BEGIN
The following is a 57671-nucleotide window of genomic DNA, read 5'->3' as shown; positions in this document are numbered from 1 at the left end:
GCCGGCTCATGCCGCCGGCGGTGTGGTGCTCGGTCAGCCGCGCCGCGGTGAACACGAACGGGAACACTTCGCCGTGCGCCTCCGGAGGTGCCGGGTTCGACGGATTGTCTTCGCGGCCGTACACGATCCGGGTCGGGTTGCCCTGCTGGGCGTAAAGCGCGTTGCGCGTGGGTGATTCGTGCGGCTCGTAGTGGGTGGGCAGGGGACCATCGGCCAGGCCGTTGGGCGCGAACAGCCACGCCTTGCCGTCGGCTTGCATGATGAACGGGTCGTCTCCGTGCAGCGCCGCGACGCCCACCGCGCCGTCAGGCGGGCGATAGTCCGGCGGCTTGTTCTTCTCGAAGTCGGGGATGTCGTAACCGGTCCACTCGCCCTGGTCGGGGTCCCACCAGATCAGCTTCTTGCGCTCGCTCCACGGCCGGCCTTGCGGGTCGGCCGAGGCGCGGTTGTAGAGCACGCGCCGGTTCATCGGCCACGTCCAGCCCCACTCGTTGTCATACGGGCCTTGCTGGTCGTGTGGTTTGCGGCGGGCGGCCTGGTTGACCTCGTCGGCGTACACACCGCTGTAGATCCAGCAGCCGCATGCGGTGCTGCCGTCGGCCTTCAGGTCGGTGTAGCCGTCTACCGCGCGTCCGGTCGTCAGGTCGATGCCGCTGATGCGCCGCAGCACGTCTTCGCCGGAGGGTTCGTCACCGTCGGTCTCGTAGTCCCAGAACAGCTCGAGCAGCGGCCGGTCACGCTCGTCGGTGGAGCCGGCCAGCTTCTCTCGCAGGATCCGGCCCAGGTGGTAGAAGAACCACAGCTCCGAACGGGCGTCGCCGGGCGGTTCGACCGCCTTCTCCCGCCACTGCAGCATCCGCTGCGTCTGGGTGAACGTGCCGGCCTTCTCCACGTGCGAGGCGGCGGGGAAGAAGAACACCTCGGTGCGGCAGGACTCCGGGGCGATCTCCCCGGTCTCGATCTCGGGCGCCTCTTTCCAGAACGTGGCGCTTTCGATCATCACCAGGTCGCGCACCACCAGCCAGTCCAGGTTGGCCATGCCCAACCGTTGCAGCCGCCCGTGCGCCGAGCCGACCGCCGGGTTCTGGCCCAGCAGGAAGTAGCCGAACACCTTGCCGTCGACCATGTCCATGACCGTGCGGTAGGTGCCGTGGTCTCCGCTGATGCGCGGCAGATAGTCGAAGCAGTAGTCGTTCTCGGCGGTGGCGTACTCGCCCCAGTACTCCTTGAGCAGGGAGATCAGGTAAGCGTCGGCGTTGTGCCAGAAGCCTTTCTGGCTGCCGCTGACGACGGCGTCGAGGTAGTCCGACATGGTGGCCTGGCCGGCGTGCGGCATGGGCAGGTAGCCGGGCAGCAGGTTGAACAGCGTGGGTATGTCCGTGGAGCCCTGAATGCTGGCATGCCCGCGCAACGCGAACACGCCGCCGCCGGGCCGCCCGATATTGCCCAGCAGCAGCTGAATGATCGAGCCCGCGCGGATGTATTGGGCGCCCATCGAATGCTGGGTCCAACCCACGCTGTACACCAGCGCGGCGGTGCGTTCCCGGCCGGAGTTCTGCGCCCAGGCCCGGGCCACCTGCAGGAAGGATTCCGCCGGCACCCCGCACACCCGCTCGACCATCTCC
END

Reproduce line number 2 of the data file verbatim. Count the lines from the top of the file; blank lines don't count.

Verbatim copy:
GCCGGCTCATGCCGCCGGCGGTGTGGTGCTCGGTCAGCCGCGCCGCGGTGAACACGAACGGGAACACTTCGCCGTGCGCCTCCGGAGGTGCCGGGTTCGACGGATTGTCTTCGCGGCCGTACACGATCCGGGTCGGGTTGCCCTGCTGGGCGTAAAGCGCGTTGCGCGTGGGTGATTCGTGCGGCTCGTAGTGGGTGGGCAGGGGACCATCGGCCAGGCCGTTGGGCGCGAACAGCCACGCCTTGCCGTCGGCTTGCATGATGAACGGGTCGTCTCCGTGCAGCGCCGCGACGCCCACCGCGCCGTCAGGCGGGCGATAGTCCGGCGGCTTGTTCTTCTCGAAGTCGGGGATGTCGTAACCGGTCCACTCGCCCTGGTCGGGGTCCCACCAGATCAGCTTCTTGCGCTCGCTCCACGGCCGGCCTTGCGGGTCGGCCGAGGCGCGGTTGTAGAGCACGCGCCGGTTCATCGGCCACGTCCAGCCCCACTCGTTGTCATACGGGCCTTGCTGGTCGTGTGGTTTGCGGCGGGCGGCCTGGTTGACCTCGTCGGCGTACACACCGCTGTAGATCCAGCAGCCGCATGCGGTGCTGCCGTCGGCCTTCAGGTCGGTGTAGCCGTCTACCGCGCGTCCGGTCGTCAGGTCGATGCCGCTGATGCGCCGCAGCACGTCTTCGCCGGAGGGTTCGTCACCGTCGGTCTCGTAGTCCCAGAACAGCTCGAGCAGCGGCCGGTCACGCTCGTCGGTGGAGCCGGCCAGCTTCTCTCGCAGGATCCGGCCCAGGTGGTAGAAGAACCACAGCTCCGAACGGGCGTCGCCGGGCGGTTCGACCGCCTTCTCCCGCCACTGCAGCATCCGCTGCGTCTGGGTGAACGTGCCGGCCTTCTCCACGTGCGAGGCGGCGGGGAAGAAGAACACCTCGGTGCGGCAGGACTCCGGGGCGATCTCCCCGGTCTCGATCTCGGGCGCCTCTTTCCAGAACGTGGCGCTTTCGATCATCACCAGGTCGCGCACCACCAGCCAGTCCAGGTTGGCCATGCCCAACCGTTGCAGCCGCCCGTGCGCCGAGCCGACCGCCGGGTTCTGGCCCAGCAGGAAGTAGCCGAACACCTTGCCGTCGACCATGTCCATGACCGTGCGGTAGGTGCCGTGGTCTCCGCTGATGCGCGGCAGATAGTCGAAGCAGTAGTCGTTCTCGGCGGTGGCGTACTCGCCCCAGTACTCCTTGAGCAGGGAGATCAGGTAAGCGTCGGCGTTGTGCCAGAAGCCTTTCTGGCTGCCGCTGACGACGGCGTCGAGGTAGTCCGACATGGTGGCCTGGCCGGCGTGCGGCATGGGCAGGTAGCCGGGCAGCAGGTTGAACAGCGTGGGTATGTCCGTGGAGCCCTGAATGCTGGCATGCCCGCGCAACGCGAACACGCCGCCGCCGGGCCGCCCGATATTGCCCAGCAGCAGCTGAATGATCGAGCCCGCGCGGATGTATTGGGCGCCCATCGAATGCTGGGTCCAACCCACGCTGTACACCAGCGCGGCGGTGCGTTCCCGGCCGGAGTTCTGCGCCCAGGCCCGGGCCACCTGCAGGAAGGATTCCGCCGGCACCCCGCACACCCGCTCGACCATCTCC